Recent hurricanes and flooding impact local Christmas tree farms

Recent hurricanes and flooding impact local Christmas tree farms

MYRTLE BEACH, SC (WMBF) - With less than a week until Thanksgiving, it’s already starting to look a lot like Christmas in Horry County.

It’s always been a heated debate when is too early to put up the Christmas tree?

Well, those at Booth’s Christmas Tree Farm in Conway are ready for the holiday season.

Booth’s has been selling Christmas trees for 56 years, but in recent years has battled hurricanes, tornados and this year flooding which killed nearly 500 trees.

This is far from the busiest day of the year for the Booths, that day comes in just a few days on Thanksgiving night.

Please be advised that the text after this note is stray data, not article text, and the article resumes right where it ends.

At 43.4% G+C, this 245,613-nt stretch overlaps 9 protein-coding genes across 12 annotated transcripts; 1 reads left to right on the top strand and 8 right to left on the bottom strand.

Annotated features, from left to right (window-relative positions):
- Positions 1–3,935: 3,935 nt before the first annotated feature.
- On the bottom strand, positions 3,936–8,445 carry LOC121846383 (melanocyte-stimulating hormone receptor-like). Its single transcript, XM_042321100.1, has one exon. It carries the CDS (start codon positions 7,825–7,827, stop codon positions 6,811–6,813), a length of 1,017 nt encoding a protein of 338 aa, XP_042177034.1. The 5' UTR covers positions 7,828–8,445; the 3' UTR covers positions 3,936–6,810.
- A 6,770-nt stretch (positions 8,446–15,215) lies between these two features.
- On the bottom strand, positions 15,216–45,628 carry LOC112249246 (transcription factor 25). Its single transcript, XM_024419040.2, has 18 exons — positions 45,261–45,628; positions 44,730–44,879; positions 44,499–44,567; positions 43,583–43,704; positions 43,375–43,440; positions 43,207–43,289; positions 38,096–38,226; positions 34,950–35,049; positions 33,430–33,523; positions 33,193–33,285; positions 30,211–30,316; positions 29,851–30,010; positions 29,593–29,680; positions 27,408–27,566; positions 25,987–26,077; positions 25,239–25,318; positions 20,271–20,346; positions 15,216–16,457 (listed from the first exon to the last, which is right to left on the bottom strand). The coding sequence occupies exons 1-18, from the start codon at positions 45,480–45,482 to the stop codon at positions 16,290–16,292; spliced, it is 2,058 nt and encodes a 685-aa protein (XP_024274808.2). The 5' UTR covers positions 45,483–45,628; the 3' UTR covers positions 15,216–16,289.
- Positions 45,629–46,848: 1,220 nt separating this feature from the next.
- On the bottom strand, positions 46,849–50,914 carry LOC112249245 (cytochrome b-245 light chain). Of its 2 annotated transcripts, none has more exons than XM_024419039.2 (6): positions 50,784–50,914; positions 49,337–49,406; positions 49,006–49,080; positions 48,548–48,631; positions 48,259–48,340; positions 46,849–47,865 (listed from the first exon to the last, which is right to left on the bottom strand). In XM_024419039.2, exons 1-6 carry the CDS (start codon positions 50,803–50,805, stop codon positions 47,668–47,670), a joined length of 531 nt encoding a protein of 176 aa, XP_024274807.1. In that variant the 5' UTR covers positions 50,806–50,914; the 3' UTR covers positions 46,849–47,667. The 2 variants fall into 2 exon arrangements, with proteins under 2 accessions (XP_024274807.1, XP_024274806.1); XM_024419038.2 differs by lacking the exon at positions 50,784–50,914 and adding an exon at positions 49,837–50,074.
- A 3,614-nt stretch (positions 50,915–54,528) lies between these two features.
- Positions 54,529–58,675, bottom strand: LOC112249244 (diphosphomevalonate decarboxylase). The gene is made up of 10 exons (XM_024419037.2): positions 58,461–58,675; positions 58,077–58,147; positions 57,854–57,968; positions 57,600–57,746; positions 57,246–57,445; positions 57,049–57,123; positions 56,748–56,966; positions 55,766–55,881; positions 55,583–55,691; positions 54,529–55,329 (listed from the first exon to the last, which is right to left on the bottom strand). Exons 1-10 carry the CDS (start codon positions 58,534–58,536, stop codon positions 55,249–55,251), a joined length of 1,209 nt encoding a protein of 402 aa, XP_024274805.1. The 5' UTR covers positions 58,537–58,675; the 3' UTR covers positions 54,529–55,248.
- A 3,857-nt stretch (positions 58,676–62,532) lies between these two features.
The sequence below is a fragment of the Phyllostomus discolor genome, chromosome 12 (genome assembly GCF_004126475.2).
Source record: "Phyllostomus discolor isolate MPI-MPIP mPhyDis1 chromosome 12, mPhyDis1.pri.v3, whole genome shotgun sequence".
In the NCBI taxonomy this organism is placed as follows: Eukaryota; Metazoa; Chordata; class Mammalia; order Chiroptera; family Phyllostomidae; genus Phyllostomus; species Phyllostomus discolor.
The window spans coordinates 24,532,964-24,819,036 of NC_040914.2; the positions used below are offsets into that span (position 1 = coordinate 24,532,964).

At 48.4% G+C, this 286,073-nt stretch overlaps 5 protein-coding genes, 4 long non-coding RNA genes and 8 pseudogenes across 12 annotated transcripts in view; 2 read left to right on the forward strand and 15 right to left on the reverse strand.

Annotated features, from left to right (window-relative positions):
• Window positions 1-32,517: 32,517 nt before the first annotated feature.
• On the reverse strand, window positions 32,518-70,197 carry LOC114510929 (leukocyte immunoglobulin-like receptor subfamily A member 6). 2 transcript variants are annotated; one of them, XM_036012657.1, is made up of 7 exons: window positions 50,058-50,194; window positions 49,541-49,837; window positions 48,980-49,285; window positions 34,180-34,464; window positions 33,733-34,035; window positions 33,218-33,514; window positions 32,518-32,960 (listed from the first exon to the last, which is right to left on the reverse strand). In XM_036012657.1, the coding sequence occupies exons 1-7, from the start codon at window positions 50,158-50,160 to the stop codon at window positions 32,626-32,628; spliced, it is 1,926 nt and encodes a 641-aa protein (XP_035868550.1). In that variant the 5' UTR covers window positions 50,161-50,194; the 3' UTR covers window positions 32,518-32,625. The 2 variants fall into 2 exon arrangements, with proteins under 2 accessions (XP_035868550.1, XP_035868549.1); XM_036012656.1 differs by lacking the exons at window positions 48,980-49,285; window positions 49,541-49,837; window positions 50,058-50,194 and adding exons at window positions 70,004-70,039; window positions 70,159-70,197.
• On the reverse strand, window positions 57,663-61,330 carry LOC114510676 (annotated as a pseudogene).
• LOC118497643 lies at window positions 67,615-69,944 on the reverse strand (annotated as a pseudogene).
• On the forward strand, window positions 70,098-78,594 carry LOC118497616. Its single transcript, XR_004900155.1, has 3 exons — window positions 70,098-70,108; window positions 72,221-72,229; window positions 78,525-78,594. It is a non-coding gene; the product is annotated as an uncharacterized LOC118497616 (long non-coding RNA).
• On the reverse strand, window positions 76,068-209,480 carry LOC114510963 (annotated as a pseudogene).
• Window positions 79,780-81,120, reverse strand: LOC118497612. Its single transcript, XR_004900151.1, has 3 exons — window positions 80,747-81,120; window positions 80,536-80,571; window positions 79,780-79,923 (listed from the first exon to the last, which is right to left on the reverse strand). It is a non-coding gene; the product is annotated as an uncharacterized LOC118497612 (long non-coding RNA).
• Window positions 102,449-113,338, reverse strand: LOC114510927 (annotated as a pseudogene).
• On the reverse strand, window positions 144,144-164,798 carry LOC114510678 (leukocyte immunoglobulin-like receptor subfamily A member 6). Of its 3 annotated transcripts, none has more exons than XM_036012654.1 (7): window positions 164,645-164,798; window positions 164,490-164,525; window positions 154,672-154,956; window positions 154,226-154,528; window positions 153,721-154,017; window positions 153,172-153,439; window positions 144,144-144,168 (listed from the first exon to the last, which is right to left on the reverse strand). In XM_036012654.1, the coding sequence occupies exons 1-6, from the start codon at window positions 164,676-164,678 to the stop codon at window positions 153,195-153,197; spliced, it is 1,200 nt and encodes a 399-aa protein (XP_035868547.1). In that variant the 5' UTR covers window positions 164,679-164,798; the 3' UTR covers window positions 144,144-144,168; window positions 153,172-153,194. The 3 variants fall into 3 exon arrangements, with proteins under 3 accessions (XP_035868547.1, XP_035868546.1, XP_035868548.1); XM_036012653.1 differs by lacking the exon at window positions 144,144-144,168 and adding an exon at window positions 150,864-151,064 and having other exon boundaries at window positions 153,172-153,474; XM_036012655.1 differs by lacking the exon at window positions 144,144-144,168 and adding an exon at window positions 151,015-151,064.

There were still plenty of family’s out and about looking for that perfect Christmas Spruce, however it’s the Fraser Fir, that seemed to be the crowd favorite.

Booth brings in 1,300 from the mountains of North Carolina and said it’s never too early for a Christmas Tree!

“I think everyone has been in this devastated state, having the flooding and the hurricane and everyone is ready to put their Christmas tree up and celebrate,” said Lauren Booth.

The trees killed in this year’s storm won’t impact the number of trees sold this year but could cause a shortage of Christmas trees in 6 to 8 years.

We’ve lost 7 years by losing a 7-foot tree basically and losing a baby tree we lose the potential of selling those in 6 to 8 years.

Booth’s Christmas Tree Farm still expects to sell over 2,000 trees this season.

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